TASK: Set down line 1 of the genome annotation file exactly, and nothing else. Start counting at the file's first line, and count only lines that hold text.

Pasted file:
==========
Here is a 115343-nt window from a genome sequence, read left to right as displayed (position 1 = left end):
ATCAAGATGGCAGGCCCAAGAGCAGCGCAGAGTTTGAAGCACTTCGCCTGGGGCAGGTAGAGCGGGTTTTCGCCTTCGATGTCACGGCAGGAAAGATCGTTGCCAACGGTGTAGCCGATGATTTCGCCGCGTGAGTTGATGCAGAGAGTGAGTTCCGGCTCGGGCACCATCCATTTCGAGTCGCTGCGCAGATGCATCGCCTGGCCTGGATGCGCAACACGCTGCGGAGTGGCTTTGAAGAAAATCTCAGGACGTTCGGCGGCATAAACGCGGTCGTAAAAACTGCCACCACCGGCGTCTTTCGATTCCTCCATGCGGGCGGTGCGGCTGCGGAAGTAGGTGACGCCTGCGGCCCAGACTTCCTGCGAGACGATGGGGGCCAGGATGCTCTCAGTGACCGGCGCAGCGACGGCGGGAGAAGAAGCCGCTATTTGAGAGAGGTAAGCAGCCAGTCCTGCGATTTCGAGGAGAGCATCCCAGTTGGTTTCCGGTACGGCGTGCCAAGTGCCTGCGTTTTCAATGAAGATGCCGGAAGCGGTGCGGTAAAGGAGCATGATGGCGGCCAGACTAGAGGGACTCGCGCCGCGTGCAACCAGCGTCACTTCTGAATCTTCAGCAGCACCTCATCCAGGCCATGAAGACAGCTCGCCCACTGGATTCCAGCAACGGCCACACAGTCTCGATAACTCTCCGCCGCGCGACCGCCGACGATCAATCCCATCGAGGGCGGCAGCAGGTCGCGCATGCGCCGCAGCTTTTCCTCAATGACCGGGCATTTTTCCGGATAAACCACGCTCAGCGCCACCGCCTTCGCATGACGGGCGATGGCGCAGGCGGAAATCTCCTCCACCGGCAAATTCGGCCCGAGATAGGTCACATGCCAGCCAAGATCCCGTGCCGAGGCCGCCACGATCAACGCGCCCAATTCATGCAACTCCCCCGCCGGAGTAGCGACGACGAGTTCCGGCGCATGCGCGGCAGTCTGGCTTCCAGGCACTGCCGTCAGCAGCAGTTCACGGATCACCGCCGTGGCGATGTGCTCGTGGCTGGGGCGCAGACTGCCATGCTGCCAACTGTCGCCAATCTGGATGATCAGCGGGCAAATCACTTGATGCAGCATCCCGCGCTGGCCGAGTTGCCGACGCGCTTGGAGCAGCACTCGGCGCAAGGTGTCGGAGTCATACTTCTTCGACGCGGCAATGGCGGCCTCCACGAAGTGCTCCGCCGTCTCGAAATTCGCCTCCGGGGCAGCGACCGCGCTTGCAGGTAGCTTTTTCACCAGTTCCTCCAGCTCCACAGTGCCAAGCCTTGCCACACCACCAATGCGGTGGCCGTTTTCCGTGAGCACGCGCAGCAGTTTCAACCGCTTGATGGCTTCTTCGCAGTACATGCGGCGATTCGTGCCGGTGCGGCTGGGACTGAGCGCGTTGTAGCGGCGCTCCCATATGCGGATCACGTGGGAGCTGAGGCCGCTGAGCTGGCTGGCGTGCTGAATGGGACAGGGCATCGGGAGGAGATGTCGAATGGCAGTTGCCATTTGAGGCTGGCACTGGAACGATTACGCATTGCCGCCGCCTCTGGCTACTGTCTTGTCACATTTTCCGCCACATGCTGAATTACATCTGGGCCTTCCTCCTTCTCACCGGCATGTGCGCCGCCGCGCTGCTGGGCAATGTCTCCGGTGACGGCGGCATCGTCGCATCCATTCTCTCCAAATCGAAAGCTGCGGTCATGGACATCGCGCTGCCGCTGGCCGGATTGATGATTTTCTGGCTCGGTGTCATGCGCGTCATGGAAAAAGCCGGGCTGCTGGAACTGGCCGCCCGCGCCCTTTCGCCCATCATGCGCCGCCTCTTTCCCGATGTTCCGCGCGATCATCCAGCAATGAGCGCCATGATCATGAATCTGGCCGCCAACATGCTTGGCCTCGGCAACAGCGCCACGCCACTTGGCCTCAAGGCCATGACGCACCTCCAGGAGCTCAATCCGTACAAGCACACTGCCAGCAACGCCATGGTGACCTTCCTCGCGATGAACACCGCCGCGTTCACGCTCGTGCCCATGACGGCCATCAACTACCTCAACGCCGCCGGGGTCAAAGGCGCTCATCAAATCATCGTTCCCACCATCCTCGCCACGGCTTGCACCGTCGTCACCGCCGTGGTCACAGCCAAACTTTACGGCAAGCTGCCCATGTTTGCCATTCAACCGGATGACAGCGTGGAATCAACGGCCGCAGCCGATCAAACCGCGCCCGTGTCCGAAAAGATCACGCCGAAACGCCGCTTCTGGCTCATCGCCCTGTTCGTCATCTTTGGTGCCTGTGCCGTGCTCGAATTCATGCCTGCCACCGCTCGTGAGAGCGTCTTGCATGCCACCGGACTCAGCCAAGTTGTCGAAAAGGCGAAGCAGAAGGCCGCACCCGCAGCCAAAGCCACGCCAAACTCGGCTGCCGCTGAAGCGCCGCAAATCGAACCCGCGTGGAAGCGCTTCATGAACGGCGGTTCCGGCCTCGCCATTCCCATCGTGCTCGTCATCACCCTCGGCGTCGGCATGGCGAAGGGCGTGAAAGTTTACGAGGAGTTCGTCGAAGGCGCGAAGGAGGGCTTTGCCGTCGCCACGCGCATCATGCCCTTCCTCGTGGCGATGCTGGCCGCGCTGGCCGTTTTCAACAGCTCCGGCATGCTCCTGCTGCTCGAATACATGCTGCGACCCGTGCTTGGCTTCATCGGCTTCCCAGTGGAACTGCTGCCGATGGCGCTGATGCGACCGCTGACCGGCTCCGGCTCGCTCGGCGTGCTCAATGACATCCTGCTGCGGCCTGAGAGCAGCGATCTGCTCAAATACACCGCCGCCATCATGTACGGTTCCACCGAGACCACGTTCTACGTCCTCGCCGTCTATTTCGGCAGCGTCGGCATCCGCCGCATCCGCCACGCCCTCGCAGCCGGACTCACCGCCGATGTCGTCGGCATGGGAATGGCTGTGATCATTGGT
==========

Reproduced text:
Here is a 115343-nt window from a genome sequence, read left to right as displayed (position 1 = left end):